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Archive for Friday, October 21, 2011

Kansas eases rules on abortion clinics

October 21, 2011, 12:26 p.m. Updated October 22, 2011, 12:23 a.m.

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— Kansas officials are easing contentious new regulations governing abortion clinics, but the move may not be enough to placate abortion providers who have already persuaded a federal judge to block earlier versions, The Associated Press has learned.

The AP obtained an advance copy of the new permanent rules that will take effect Nov. 14. A comparison with the temporary version of the rules shows Kansas Department of Health and Environment officials have removed some of the provisions that have been criticized during a public comment period and in a federal lawsuit.

The revised regulations no longer specify required procedure and patient room sizes and give clinics wider latitude to adjust a room’s temperature. They also pare down the list of required medications and equipment doctors need to have on hand and no longer require clinics to have a large janitorial room per each procedure room.

But the bulk of the original provisions remain, including rules that require abortion providers to have clinical privileges at a hospital within 30 miles of an abortion clinic and that require patient medical records to be available at the clinic for state health department officials to review.

Kansas Department of Health and Environment spokeswoman Miranda Steele said in an email that while the temporary regulations were reasonable based on industry standards, the public comment period served its purpose.

“KDHE took into account the suggestions and input received during the public comment period and made some changes to the regulations, but maintaining the same intent — to ensure the safety of patients,” Steele said.

U.S. District Judge Carlos Murguia in July blocked the temporary regulations from taking effect after abortion providers said the rules would have forced the closure of two abortion clinics that would have had to make extensive building renovations in order to comply. Murguia has since ordered attorneys to submit briefs by Oct. 28 analyzing the similarities or differences between the permanent and temporary regulations.

Attorneys representing the two clinics — the Center for Women’s Health in Overland Park and the Aid for Women clinic in Kansas City — indicated the changes would do little to end the legal fight.

“Although the regulations have changed in some ways, they remain unacceptable, imposing unnecessary and unreasonable requirements that will prevent physicians from providing the full range of reproductive health services to the women of Kansas, and running roughshod over patient confidentiality by giving the state broad access to private medical records,” said who represents the Overland Park clinic. “We are carefully evaluating the changes now, and we are considering all legal options.”

Attorney Cheryl Pilate, who represents the Kansas City clinic, said they also are evaluating the permanent regulations and assessing their impact on clinic operations.

“At this point, we are keeping all of our legal options open and will take action as appropriate, in the near future,” she said in an email.

The new clinic licensing regulations are part of a wave of new restrictions on abortion this year in Kansas, where abortion opponents have capitalized on the election of Republican Gov. Sam Brownback, an outspoken abortion opponent. Stricter licensing regulations were vetoed in 2003 and 2005 by then-Gov. Kathleen Sebelius, an abortion rights Democrat who is now U.S. health and human services secretary.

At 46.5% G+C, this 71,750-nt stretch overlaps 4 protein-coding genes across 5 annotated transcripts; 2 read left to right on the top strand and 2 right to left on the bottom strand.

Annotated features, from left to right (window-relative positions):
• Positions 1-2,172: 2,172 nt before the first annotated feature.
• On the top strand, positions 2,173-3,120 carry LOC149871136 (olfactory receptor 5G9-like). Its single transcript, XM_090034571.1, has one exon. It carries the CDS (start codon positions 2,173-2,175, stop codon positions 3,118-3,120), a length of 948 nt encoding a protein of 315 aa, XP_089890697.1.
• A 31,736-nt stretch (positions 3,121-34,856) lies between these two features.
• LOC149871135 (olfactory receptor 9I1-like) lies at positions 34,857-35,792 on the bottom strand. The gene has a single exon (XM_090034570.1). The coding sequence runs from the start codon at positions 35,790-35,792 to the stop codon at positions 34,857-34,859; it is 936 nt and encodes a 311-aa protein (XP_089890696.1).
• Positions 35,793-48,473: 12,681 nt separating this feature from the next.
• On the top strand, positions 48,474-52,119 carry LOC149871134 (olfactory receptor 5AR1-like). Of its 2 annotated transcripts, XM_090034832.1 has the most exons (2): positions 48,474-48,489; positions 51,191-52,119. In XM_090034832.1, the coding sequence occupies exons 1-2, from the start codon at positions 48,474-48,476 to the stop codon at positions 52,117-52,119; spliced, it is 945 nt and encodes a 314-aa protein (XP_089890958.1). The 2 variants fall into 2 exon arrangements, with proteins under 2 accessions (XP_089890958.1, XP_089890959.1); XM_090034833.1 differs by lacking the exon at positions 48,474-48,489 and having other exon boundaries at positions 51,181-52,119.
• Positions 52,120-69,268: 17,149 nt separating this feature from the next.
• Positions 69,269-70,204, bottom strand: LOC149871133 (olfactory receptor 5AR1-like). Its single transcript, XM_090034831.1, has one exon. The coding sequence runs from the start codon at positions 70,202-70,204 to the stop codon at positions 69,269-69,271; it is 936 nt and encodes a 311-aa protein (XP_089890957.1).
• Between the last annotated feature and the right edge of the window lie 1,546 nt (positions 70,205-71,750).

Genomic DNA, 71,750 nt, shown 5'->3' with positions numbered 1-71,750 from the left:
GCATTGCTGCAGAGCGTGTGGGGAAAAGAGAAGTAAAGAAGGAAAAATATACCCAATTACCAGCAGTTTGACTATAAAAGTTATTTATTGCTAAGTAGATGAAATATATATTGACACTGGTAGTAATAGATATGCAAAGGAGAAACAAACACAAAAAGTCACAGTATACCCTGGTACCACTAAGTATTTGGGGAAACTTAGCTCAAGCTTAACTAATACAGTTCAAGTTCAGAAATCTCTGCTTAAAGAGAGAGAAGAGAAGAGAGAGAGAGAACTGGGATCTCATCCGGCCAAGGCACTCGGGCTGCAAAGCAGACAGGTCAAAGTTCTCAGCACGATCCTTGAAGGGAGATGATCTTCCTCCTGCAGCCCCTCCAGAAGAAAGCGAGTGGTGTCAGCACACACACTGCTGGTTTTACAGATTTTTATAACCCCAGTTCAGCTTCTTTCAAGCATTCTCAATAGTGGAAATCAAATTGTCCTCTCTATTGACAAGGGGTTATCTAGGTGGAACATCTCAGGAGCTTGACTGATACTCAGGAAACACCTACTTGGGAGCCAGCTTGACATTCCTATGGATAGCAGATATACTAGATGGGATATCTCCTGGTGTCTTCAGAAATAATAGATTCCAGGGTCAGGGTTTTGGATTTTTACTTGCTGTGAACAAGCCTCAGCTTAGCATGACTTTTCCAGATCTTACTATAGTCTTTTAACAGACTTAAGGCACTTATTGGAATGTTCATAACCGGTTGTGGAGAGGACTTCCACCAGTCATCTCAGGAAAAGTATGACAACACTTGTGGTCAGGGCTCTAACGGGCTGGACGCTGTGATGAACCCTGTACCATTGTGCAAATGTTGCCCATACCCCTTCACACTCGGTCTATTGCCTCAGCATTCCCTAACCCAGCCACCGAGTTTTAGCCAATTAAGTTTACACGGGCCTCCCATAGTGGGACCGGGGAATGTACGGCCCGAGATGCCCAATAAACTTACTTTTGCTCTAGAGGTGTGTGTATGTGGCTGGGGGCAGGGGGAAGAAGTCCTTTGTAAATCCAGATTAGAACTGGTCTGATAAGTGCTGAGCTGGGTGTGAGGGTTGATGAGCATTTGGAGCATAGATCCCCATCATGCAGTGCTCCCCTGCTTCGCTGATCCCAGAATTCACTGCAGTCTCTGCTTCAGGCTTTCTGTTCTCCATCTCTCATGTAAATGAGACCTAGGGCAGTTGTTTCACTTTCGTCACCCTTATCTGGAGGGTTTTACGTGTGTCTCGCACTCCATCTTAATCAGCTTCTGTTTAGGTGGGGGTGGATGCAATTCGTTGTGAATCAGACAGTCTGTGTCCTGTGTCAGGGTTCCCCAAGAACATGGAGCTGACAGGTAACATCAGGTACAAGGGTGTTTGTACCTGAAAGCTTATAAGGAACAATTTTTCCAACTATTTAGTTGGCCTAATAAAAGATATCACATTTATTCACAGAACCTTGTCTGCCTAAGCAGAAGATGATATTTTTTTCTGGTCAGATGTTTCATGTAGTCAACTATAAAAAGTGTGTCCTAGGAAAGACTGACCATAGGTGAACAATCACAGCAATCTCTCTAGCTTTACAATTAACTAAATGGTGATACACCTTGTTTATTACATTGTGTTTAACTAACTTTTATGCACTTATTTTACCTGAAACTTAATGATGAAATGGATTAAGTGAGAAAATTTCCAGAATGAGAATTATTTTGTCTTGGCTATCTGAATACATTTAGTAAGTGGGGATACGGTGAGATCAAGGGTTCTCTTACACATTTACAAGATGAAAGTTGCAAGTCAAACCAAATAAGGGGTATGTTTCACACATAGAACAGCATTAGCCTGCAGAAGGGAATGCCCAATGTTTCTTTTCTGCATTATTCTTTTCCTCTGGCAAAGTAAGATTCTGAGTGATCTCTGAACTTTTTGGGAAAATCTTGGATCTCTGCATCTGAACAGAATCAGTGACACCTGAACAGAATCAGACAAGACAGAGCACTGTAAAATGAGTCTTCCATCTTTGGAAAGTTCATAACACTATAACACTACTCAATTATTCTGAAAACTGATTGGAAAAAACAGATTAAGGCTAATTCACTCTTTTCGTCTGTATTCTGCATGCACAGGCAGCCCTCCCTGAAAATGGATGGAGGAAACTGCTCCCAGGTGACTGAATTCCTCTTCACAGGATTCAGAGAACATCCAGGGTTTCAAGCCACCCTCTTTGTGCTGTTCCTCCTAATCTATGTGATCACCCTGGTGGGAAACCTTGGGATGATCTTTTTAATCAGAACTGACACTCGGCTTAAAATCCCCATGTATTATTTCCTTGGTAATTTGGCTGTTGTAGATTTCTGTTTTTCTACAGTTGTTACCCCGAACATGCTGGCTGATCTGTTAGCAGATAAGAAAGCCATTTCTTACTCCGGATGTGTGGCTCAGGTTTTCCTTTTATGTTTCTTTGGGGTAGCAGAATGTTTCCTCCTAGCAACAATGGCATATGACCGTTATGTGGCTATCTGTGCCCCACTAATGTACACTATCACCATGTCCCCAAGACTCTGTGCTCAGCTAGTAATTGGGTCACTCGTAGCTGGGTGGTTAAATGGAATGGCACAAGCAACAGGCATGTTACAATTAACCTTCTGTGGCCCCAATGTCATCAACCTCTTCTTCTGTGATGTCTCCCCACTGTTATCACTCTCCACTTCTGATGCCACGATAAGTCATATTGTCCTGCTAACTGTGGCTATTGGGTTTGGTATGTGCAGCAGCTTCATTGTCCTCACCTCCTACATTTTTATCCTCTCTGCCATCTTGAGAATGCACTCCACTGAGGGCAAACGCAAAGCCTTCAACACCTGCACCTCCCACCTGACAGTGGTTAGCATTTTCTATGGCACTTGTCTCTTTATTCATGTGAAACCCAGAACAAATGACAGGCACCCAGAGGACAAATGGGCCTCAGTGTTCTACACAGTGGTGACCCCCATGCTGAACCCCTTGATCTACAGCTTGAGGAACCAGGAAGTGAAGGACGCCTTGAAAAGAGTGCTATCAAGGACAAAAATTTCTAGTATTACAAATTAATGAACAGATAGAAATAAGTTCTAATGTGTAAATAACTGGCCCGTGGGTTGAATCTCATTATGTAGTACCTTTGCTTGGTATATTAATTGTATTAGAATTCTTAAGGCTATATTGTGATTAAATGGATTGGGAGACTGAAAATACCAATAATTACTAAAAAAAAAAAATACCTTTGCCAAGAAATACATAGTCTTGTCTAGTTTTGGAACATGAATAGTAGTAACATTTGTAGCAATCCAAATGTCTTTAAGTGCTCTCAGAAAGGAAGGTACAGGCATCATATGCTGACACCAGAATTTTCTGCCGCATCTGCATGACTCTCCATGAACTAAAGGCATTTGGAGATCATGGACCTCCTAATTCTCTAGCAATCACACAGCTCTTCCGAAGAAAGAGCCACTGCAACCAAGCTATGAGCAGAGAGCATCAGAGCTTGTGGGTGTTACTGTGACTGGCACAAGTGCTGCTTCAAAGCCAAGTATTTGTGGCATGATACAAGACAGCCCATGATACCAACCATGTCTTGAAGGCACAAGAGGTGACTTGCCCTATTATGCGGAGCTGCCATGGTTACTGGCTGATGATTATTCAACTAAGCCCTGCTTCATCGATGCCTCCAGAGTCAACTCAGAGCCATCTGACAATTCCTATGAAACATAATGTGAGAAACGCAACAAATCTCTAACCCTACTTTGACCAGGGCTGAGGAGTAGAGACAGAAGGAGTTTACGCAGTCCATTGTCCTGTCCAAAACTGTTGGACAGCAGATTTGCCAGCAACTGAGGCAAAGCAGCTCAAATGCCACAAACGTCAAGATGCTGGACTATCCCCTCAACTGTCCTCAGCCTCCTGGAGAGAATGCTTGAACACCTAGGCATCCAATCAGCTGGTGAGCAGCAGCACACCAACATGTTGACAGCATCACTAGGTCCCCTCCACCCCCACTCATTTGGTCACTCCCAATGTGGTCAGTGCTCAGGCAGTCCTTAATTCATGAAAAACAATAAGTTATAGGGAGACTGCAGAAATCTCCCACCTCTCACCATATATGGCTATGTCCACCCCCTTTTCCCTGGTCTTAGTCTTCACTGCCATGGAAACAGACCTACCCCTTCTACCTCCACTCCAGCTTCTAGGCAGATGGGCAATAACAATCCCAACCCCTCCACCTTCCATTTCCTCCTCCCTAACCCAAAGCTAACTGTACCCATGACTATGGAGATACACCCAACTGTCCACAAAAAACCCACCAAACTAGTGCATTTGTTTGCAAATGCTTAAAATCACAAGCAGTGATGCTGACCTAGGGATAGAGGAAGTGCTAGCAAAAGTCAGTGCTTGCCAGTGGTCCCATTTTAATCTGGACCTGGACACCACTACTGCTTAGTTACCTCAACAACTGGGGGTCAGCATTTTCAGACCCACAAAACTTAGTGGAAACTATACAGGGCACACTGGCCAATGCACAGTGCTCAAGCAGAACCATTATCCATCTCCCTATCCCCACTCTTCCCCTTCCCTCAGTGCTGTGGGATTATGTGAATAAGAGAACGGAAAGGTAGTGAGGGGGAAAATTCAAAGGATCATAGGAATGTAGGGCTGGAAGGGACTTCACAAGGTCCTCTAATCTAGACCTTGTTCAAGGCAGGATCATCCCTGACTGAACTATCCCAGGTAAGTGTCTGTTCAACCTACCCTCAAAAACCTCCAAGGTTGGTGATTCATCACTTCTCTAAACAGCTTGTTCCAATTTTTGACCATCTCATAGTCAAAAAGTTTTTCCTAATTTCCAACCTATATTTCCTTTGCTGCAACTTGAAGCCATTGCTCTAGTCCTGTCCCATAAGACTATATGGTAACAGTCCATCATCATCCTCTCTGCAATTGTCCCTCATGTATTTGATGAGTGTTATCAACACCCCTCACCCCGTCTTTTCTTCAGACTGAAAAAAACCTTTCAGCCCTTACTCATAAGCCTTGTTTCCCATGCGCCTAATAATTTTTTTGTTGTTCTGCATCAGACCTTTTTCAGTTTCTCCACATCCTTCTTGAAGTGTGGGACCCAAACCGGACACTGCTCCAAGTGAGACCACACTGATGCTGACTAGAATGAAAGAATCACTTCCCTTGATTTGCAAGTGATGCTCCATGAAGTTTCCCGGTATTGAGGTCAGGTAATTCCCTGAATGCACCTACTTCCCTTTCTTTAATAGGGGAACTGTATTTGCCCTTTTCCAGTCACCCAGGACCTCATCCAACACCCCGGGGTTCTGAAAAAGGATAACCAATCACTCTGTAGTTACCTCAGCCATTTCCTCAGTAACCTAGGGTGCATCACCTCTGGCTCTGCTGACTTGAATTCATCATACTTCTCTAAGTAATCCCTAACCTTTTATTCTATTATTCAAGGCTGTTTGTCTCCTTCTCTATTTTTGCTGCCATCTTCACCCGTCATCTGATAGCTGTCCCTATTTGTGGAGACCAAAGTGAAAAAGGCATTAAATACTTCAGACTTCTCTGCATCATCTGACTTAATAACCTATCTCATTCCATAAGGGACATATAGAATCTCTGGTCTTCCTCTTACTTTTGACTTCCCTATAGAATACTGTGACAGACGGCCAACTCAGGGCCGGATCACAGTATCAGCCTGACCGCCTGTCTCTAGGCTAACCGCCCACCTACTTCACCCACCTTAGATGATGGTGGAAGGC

Comments

kansanjayhawk 2 years, 5 months ago

The evidence that the regulations in place were not working is clear. Abuses at Kansas abortion clinics including unsanitary conditions and mice or rats in the hallway have already been proven! Once again more personal attacks and no discussion of the issue itself makes it hard to take liberals here seriously-- accusations that the Governor and the Christian community have "very tenuous" relationships with reality is an example.

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Cait McKnelly 2 years, 5 months ago

It really amazes me that Brownback thought he could shove this stuff through the legislature and not face a protracted court battle costing the state god knows how much money in legal fees. The system of regulations the state had was adequate and working. It was the same system of regulations that governed every other outpatient free standing surgical clinic. They want doctors to have admitting privileges. OK. So long as they require the same of dentists pulling teeth, podiatrists removing plantar warts and eye doctors in Lasik vision centers. Some of the regs in this new "law" (which isn't really a law, it's targeted harassment of a certain type of health provider) aren't even required of hospitals and medical centers by the JCAHO.

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Ray Parker 2 years, 6 months ago

Abortions in Arizona declined by 30% immediately when the Abortion Consent Act, passed in 2009, took effect this August, after being stalled by a baby-hating judge’s order. The new state law mandates that minors seeking to contract the mangling, dismembering, poisoning, or beheading of their baby must provide a notarized parental signature, that mothers must be provided with full, accurate information by a doctor before the killing, that only doctors can commit abortions, and that no doctor can be forced to commit such a slaughter if it violates his or her religious or moral beliefs. Abolition now.

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